Local and regional wind patterns affect spring migration magnitude, flyways and flocking of European Honey-buzzards Pernis apivorus at the Strait of Messina 

Doi: https://doi.org/10.13157/arla.68.2.2021.ra4

Authors: Nicolantonio AGOSTINI, Gianpasquale CHIATANTE, Marco GUSTIN, Michele CENTO, Jost von HARDENBERG, Giacomo DELL’OMO and Michele PANUCCIO

E-mail: nicolantonioagostini@gmail.com

Published: Volume 68.2, July 2021. Pages 373-390.

Language: English

Keywords: horizontal wind, flocking, migration, pathways, Pernis apivorus, vertical wind and water crossing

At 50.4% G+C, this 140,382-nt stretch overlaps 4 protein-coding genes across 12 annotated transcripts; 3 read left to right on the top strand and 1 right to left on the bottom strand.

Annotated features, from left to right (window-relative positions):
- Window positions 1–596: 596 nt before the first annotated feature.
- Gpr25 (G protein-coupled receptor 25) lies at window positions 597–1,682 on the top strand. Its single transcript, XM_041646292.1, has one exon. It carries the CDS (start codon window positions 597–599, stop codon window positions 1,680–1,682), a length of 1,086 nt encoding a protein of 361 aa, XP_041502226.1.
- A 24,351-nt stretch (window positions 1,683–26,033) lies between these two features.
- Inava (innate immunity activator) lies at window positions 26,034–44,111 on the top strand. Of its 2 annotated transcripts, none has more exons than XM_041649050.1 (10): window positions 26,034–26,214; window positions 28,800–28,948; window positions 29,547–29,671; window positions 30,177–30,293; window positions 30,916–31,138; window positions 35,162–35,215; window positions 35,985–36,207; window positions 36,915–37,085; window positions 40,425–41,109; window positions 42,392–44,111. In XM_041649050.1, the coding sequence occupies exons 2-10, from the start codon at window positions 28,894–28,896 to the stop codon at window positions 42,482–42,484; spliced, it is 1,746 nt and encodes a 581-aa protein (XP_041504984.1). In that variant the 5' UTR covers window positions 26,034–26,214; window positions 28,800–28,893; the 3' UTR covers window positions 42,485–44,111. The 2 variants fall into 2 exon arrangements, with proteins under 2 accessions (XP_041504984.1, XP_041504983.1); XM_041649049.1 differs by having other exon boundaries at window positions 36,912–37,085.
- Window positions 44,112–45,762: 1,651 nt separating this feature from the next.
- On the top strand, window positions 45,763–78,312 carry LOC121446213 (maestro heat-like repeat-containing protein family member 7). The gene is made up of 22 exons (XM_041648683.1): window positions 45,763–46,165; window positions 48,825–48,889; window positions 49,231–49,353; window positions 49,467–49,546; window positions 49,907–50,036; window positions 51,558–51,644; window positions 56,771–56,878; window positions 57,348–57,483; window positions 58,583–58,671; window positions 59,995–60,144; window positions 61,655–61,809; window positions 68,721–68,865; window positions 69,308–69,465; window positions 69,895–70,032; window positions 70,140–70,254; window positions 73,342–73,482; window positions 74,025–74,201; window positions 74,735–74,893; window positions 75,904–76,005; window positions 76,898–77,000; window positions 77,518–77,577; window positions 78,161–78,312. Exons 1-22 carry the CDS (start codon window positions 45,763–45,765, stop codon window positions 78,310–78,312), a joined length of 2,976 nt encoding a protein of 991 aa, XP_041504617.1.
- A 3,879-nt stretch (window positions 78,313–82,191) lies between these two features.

During spring migration, a few tens of thousands of European Honey-buzzards wintering in sub-Saharan Africa cross the central Mediterranean to reach their breeding grounds in centraleastern Europe. In so doing they concentrate passage through the Sicilian Channel but choose different flyways in response to different wind conditions. This study investigated the influence of local and regional wind conditions on the movement patterns of this species along the Strait of Messina, a migration bottleneck located between eastern Sicily and southern continental Italy where some raptors fall victim to illegal shooting by poachers each spring. Simultaneous observations occurred at four watchpoints, three on the Sicilian side and one on the continental boundary (Calabrian side). Although northwesterly winds prevailed at the Strait during peak migration days, slightly different local patterns of both horizontal and vertical winds at each observation site affected flocking and shaped the passage of raptors through this bottleneck, broadening the migration front. The results confirm that the magnitude of Honey-buzzard spring migration at the Strait is strongly affected by wind patterns in the Sicilian Channel. In particular, migrants concentrate at this bottleneck after crossing the Channel in northwesterly winds the previous day. In conclusion, by interpreting migratory behaviour both at local and regional scales, this work can help to plan more efficient monitoring of Honey-buzzards through the Strait and improving the siting of conservationist efforts.

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